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Vector linear relationship

  1. Apr 29, 2017 #1
    1. The problem statement, all variables and given/known data
    Find the general solution to the equation: ##{u}\times{(i+4j)}=3k##
    2. Relevant equations
    ##u=(ai+bj+ck)##

    3. The attempt at a solution
    I am having trouble visualising what to do here.

    So my throught so far is that, if i do ##(ai+bj+ck)\times {(i+4j)}=(0i-0j+(4a-b)k) ##
    now if I equate ##(0i-0j+(4a-b)k)=(0i+0j+3k)## I get ##4a-b=3## and this is where i draw a blank,it's the general equation part that I dont get.

    I mean if I rearange I could do for a or b, I preffer b as it have no fractions, ##4a-3=b##, so I assume that I would sub this back into u which would give me ##u=(0i+(4a-3)j+0k)##. Now doe the general equation, mean vector equation of the line. Normally I would find the direction vector and the starting vector but it being a cross product has thrown me a bit. Am I on the right lines or have I gone very wrong?
     
  2. jcsd
  3. Apr 29, 2017 #2

    jedishrfu

    Staff: Mentor

    From the first you know that u is perpendicular to k hence u can be written as ai + bj and from there sub into the cross product and solve it.
     
  4. Apr 29, 2017 #3
    Hi, is that not what I have done, the ans in the back of the exercsie book gives the ans as: ##u=-3j+t(i+4j)## where has the parameter t come into, p.s I did not look at the ans before I posted, but still unawre how u can equal this, as to me it look like the vector equation of a line.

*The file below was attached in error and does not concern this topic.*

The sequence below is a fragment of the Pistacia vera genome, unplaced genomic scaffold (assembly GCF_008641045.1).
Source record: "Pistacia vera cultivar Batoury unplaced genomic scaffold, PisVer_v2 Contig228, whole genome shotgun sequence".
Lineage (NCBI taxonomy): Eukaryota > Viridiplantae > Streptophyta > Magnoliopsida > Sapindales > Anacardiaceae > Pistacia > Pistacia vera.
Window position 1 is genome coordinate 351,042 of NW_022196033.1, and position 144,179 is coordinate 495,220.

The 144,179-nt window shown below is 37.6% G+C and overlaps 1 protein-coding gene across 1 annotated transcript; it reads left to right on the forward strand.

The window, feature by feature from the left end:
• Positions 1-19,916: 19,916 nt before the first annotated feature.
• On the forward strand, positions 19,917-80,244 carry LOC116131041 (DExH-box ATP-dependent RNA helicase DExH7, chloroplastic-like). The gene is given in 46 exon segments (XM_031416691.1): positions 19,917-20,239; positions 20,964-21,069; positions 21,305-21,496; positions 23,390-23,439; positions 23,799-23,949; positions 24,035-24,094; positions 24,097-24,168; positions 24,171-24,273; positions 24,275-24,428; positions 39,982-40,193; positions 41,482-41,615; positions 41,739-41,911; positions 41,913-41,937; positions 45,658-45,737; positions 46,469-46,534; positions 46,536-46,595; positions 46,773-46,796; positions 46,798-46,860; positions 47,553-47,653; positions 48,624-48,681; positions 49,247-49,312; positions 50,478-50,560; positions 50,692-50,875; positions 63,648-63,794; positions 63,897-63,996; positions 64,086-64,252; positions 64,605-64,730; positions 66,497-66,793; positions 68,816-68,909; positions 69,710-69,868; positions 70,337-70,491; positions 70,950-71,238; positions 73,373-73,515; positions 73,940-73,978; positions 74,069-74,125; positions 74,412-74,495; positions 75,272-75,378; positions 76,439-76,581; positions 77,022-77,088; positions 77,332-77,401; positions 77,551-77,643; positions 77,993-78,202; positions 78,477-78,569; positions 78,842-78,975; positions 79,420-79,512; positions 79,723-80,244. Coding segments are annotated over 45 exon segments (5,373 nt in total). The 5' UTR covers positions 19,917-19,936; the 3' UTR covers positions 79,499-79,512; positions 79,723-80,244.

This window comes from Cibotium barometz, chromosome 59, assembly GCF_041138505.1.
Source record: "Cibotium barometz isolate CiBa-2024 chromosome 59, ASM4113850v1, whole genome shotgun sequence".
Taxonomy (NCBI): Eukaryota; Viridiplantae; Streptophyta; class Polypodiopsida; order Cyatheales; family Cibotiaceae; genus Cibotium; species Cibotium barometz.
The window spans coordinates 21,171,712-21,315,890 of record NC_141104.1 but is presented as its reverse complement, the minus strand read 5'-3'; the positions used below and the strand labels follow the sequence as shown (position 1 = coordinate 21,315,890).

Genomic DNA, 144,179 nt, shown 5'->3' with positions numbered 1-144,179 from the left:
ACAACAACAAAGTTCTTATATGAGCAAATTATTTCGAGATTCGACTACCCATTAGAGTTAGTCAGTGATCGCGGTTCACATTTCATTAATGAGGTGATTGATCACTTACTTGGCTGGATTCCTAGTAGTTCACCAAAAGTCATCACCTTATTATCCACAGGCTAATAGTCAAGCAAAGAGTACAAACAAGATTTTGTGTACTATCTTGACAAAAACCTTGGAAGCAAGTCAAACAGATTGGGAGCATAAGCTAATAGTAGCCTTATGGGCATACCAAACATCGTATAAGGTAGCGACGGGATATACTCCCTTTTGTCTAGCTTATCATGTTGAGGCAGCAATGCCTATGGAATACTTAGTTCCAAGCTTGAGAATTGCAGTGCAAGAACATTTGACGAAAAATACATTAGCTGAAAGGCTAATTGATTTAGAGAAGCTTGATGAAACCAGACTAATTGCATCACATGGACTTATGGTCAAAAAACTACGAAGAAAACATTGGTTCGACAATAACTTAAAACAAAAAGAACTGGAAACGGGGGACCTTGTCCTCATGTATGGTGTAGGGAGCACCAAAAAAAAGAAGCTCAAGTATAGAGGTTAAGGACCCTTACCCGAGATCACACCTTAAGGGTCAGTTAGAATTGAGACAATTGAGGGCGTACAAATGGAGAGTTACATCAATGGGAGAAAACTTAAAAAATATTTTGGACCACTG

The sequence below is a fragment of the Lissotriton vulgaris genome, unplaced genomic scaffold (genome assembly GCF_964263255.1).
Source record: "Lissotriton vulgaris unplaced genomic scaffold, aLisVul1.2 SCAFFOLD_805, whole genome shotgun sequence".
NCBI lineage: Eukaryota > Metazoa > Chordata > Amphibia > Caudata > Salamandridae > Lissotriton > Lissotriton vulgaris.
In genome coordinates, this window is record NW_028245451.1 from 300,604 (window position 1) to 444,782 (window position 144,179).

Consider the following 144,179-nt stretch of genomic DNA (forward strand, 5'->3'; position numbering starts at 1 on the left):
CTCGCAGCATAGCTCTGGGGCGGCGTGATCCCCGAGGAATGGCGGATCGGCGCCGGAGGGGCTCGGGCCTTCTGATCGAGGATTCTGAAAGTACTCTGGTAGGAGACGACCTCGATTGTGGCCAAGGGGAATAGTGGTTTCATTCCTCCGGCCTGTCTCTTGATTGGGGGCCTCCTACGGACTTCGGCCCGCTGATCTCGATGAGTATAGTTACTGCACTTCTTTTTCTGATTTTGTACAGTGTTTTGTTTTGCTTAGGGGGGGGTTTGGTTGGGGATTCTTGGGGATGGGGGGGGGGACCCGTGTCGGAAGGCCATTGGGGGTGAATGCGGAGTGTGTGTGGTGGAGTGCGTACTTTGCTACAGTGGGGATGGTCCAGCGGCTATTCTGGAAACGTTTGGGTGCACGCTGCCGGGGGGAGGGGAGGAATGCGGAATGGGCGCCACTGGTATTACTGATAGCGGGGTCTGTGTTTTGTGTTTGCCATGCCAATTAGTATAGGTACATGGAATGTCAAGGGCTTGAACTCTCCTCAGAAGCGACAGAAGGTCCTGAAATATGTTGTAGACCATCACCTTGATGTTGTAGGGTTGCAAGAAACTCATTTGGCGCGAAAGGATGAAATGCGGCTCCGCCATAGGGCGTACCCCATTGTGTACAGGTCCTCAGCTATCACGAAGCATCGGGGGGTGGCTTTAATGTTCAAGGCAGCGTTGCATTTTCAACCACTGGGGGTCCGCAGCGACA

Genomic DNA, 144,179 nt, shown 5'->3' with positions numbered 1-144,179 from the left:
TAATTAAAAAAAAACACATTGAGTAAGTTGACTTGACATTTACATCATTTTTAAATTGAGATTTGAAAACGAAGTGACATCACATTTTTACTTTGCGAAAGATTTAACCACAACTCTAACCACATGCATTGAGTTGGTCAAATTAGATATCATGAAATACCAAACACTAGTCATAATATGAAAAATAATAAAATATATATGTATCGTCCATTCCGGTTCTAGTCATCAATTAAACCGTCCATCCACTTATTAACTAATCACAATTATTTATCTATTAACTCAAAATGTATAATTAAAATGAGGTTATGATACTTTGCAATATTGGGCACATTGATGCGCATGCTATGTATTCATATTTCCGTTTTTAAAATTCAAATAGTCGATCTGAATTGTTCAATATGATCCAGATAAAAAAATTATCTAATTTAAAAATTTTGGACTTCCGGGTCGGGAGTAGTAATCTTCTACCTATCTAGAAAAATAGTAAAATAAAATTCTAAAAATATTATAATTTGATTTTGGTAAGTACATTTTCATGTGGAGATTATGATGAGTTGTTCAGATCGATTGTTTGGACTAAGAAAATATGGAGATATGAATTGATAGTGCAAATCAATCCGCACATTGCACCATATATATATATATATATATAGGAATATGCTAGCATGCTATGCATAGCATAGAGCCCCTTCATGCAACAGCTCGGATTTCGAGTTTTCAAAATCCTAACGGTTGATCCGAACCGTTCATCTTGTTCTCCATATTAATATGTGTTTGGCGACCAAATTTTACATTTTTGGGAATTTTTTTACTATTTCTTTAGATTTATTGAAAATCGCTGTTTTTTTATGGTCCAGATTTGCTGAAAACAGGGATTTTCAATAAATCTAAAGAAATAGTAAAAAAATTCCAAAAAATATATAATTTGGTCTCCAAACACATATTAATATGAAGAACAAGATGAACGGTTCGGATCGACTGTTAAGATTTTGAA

5. Apr 29, 2017 #4
    You just need to equate magnitudes. since any two dimensional vector have $k$ as the unit vector of vector product.
     
  6. Apr 29, 2017 #5
    Ok, I am really not understanding here, how dose equating the magnitudes help with this problem as there is a parameter t. Could you please expand, if you calculate the magnitude surely you just working out the area of a parallelogram?
     
  7. Apr 29, 2017 #6

    ehild

    User Avatar
    Homework Helper
    Gold Member

    ##\vec u=a \vec i + b \vec j +c \vec k##. You obtained b=4a-3 which is correct, and a is arbitrary. For the general solution, you can not take the coefficient of ##\vec i ## zero in vector ##\vec u##.
     
  8. Apr 29, 2017 #7
    so from what u are saying is that ##a=t, u=ai+bj=ti+(4t-3)j## now I assume that this is t can be any number along the u vector?
     
  9. May 1, 2017 #8

    ehild

    User Avatar
    Homework Helper
    Gold Member

    t is an arbitrary number, and u depends on it. "number along the u vector" has no sense.
     
  10. May 3, 2017 #9
    Thank you for you help after taking a step back I relieased what was going on. Once again thank you for the help
     
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